The Death of Styrofoam?

04/14/2010 5:00 AM |

In order to grow Ecocradle, all one really needs is darkness, H2O, and bio-waste (rice hulls or seed husks that Eben plans to source locally). And of course MycoBond, aka the roots of a proprietary North Eastern mushroom, which works by growing around the particles and acting as the glue between the discarded materials. Electricity is only needed at the beginning of the process, to steam-clean the feed-stock of any alien spores or contaminates, and not for very much longer. Gavin, who worked on optical apparatuses for the Large Hadron Collider’s little brother in the US before helping to start Ecovative, is spearheading a project funded by the NSF to investigate the essential oils found in most herbs. Gavin has discovered that a solution of rosemary or thyme extract and water will clean their seed husks better than any power-hungry steam process ever could. Gavin and Eben want to take their plant off the grid, and they are getting close.

The Factory

The Ecovative Research facility is situated in a nondescript corrugated brown metal building off Cohoes Road. Inside, engineers tool around the factory floor on home-modified razor scooters, whizzing by a conference room painted forest green, with notices for mass bike rides tacked onto corkboard; a replica of Darth Vader’s helmet, sculpted from Ecocradle material, sits in the lobby.

The molding and filling apparatus, which only takes up one-fifth of the total floor space, is built entirely out of repurposed materials: a trashed steel riveter from a department store, a re-tooled asparagus blancher as the cleaning apparatus, along with various other homemade contraptions of uncertain purpose. Eben and Gavin are essentially starting from scratch with their invention, and the prospect is not without risks. “The first ones in on something always have problems,” says Gavin. “Luckily, we have a broad array of patents.”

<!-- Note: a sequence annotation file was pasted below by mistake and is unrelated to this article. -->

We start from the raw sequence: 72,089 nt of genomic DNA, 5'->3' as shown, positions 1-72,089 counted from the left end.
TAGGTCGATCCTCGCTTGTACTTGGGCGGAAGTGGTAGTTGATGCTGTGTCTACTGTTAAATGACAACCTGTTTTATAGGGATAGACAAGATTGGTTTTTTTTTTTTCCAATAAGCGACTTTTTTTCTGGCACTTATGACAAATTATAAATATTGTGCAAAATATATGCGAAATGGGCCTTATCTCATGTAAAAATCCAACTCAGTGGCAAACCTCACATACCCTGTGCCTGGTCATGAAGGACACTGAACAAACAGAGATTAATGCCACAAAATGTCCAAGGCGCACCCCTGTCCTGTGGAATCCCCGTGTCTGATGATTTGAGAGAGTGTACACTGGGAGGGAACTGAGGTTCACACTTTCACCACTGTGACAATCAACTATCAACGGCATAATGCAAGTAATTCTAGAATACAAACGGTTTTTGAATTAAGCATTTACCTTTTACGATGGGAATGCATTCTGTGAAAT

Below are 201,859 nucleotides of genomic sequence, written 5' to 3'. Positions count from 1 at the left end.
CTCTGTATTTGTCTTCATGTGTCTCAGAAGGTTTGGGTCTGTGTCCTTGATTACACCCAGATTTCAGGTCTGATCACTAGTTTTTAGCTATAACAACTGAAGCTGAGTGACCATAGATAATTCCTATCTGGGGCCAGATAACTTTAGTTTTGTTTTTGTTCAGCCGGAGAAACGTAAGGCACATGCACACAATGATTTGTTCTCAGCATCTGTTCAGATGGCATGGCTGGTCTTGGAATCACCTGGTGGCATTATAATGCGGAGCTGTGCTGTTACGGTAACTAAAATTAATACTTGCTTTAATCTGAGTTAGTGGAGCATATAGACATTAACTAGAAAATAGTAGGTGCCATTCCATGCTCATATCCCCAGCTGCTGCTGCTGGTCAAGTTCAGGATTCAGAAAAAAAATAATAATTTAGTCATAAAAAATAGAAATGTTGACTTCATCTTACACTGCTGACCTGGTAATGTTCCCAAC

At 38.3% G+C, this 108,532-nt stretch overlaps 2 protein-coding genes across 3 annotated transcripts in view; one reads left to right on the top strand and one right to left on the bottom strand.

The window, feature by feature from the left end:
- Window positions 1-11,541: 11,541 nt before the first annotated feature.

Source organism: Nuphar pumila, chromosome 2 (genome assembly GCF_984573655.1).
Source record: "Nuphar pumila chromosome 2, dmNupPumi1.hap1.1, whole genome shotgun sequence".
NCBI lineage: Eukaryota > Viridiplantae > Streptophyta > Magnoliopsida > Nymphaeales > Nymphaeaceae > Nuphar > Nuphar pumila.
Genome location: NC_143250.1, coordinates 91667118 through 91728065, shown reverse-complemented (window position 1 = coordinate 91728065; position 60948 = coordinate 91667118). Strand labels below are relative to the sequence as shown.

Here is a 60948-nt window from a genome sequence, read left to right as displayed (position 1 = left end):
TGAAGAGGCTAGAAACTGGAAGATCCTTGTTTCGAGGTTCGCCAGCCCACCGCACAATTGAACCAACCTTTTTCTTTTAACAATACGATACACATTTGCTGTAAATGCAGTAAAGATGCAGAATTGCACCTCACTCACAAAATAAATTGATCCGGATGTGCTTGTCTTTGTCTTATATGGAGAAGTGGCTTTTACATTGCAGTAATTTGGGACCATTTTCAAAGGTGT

Currently there is no scientific limit on the applications of their material, though Eben is strictly against any military use. Ecocradle meets all required “drop and cushion” standards for the shipping industry. And just like Styrofoam, Eben can cater to anyone’s needs: “We can change the weight and density by changing the growth conditions and initial packing density. The process is completely tunable.” On top of all that, when you throw Ecocradle away, it disappears in almost as little time as it takes to make—better yet, throw it in your garden and forgo the composting aids this year.

Ecovative Design may spark a revolution in waste management theory or a specific industry turn-around in packaging; it may just become another option to choose from. Hopefully, it will be all three. But can you eat it? Eben smiled, “Technically, it is edible, but it’s the seed hulls and husks, the stuff the animals won’t even eat.”

The Industry

When Eben and Gavin started Ecovative in 2007, the proverbial shit—and not the good kind that mushrooms grow on—had hit the economic fan. “It was virtually impossible to find investment capital,” Eben said of starting up. “There was a 15K grant and we got 25K from one investor, but that was it.” As any entrepreneur will tell you, 40 grand to start a business is next to nothing.

Another problem that Eben began to encounter was the use of the word “green” in his pitches. “There was opposition to using the word green to market us,” he said. Why? Well “green” usually means “too expensive to justify” or “impractical for mass production,” or worse yet, both. Eben changed the pitch a bit, touting Ecocradle as an efficient product that just happened to be green, and it worked, allowing them to get a better foothold in the investment world. Though Eben isn’t allowed to say who just yet, they’re currently speaking to at least two Fortune 500 companies about switching from traditional Styrofoam packing to Ecocradle, contracts that could help catapult Eben and Gavin’s bedroom experiment to the big leagues. The traditional chemical industry, however, isn’t going to go down without a fight.

7 Comment

  • This is amazing. Good job, fellas!